A person who resorts to doodling while talking on the phone might be an intellectual or a hardcore creative person.
Sunni Brown, the author of 'The Doodle Revolution' said that the information density is very high in those exact moments, making this activity "really important", the New York Post reported.
She said that every American president from Washington to Nixon doodled and one would find doodles in a notebook or a journal from any intellectual or hard-core creative.
Brown said that human brains see words as images and doodling unites different neural pathways in the brain, opening the person to greater insights, better information retention and higher levels of concentration.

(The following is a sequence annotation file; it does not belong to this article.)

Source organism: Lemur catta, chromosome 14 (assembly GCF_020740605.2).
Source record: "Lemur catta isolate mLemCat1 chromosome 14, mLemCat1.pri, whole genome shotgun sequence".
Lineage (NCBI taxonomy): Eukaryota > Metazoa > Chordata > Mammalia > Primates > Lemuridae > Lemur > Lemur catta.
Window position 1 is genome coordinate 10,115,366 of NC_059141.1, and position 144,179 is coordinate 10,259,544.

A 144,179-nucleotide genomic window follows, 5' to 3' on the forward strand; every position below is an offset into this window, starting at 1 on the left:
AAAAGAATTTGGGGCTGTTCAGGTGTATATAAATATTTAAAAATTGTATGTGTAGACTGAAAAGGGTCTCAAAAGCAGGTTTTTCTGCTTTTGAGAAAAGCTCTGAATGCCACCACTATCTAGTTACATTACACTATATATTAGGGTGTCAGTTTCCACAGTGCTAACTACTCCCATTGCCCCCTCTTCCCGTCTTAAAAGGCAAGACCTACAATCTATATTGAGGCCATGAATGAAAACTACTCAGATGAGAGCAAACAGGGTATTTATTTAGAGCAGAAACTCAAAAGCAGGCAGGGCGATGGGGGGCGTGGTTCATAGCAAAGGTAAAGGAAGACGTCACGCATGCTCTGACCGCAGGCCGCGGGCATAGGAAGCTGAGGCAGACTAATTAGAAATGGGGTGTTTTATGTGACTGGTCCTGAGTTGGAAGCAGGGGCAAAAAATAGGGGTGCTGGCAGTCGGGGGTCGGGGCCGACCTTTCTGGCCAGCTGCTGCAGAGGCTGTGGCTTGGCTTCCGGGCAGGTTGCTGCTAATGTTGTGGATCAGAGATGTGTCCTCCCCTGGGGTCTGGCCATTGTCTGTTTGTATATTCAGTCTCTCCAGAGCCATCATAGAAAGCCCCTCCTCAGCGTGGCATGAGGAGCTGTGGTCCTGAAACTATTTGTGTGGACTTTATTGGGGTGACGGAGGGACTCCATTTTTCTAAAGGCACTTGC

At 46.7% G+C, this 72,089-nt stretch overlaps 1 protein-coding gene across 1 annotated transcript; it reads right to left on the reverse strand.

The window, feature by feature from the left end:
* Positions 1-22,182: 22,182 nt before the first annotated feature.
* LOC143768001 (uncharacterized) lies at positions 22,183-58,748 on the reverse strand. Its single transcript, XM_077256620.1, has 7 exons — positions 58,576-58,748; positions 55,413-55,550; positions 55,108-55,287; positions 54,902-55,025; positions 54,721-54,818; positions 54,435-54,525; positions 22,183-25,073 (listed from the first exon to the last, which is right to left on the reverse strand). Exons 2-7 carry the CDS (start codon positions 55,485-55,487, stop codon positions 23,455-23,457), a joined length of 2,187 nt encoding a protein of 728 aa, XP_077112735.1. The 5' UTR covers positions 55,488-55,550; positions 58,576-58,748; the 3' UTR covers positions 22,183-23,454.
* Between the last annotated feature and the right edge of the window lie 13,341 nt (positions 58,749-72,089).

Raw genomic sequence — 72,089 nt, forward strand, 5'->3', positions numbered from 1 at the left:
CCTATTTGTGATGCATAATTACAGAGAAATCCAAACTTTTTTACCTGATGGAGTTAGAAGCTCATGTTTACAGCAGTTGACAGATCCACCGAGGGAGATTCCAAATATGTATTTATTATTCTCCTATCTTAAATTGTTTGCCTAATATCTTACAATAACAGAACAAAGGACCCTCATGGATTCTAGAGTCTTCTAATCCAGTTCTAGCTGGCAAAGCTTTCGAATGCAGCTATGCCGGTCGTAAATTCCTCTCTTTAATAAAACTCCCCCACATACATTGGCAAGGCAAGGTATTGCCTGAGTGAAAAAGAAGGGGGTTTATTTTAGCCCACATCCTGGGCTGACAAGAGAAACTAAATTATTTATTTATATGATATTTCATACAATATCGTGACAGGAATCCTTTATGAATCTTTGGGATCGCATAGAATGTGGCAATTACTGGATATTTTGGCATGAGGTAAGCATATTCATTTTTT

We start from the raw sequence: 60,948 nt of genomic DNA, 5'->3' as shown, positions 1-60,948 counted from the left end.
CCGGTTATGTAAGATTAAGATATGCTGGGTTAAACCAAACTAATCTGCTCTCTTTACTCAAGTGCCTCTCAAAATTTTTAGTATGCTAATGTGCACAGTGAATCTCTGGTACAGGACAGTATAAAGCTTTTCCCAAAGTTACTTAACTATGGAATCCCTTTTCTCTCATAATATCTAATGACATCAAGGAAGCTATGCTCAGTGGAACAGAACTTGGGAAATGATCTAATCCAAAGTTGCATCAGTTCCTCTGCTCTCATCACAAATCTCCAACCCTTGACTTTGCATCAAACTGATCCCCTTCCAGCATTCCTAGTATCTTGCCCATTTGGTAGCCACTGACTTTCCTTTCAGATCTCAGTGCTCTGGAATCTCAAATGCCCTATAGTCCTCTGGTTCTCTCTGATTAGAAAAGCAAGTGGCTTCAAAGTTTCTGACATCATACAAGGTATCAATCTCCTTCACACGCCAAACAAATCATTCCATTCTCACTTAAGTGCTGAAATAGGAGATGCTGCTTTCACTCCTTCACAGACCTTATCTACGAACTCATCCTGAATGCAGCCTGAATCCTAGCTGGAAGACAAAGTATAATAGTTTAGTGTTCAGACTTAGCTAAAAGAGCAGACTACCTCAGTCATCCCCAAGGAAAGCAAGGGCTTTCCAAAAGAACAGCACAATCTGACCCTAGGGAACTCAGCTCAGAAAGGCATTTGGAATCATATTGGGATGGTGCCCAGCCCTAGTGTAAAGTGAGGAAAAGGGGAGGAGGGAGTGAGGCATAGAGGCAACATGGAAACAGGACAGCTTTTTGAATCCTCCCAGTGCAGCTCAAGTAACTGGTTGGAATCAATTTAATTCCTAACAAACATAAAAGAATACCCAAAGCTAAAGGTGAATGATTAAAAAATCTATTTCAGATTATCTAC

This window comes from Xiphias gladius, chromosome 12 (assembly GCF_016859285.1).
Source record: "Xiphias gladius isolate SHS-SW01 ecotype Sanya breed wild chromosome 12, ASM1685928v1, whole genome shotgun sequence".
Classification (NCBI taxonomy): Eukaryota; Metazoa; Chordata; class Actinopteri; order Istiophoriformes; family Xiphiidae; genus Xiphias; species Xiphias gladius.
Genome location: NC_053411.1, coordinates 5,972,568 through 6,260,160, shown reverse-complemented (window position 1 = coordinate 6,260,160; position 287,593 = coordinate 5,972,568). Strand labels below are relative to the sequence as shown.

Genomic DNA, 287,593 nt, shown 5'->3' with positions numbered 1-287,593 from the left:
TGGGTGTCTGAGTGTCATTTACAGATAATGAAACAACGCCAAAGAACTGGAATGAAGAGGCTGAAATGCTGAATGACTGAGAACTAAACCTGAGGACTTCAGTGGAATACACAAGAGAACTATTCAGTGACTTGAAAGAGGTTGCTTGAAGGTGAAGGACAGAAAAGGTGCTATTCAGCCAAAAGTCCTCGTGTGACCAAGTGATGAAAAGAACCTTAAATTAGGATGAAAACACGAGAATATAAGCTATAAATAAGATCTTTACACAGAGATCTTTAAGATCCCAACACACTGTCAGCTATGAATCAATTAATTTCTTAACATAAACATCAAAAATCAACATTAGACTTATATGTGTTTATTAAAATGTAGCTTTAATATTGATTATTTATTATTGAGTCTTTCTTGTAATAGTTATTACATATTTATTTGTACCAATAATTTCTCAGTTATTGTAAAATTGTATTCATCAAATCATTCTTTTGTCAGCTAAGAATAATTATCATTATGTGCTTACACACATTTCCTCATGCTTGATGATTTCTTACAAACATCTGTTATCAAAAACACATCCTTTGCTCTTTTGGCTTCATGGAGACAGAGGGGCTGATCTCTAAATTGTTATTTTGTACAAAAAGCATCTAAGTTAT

She claimed that doodling keeps the brain occupied and focused, rather than disengaging or distracting it and it is our innate language that must be harnessed in schools and in the boardroom.
The author, who plans to elevate the doodle as a viable tool for creativity and productivity, said that one day everybody will look back and marvel at a time when they used to rely almost exclusively on text, numbers and verbal language.
Brown added that her mission is to revolutionize the way people think and learn by incorporating visual learning in the form of doodling and she wants to push adults to start doodling and to hone the skills of people who already doodle.